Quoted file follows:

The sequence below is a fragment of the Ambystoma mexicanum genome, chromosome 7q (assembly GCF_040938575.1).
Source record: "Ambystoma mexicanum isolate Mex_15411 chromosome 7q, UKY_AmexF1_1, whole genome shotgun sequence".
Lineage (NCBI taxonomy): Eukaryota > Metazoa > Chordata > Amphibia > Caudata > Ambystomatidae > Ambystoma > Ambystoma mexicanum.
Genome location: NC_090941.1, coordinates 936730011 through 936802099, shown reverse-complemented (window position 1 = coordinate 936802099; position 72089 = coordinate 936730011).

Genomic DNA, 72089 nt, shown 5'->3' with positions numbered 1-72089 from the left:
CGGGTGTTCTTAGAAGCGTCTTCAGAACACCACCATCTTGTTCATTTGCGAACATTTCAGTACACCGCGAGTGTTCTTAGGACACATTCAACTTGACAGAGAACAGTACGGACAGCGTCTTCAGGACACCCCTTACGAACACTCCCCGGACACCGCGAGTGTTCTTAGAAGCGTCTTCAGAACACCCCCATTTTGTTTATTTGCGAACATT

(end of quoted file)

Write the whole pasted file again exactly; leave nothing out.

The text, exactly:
The sequence below is a fragment of the Ambystoma mexicanum genome, chromosome 7q (assembly GCF_040938575.1).
Source record: "Ambystoma mexicanum isolate Mex_15411 chromosome 7q, UKY_AmexF1_1, whole genome shotgun sequence".
Lineage (NCBI taxonomy): Eukaryota > Metazoa > Chordata > Amphibia > Caudata > Ambystomatidae > Ambystoma > Ambystoma mexicanum.
Genome location: NC_090941.1, coordinates 936730011 through 936802099, shown reverse-complemented (window position 1 = coordinate 936802099; position 72089 = coordinate 936730011).

Genomic DNA, 72089 nt, shown 5'->3' with positions numbered 1-72089 from the left:
CGGGTGTTCTTAGAAGCGTCTTCAGAACACCACCATCTTGTTCATTTGCGAACATTTCAGTACACCGCGAGTGTTCTTAGGACACATTCAACTTGACAGAGAACAGTACGGACAGCGTCTTCAGGACACCCCTTACGAACACTCCCCGGACACCGCGAGTGTTCTTAGAAGCGTCTTCAGAACACCCCCATTTTGTTTATTTGCGAACATT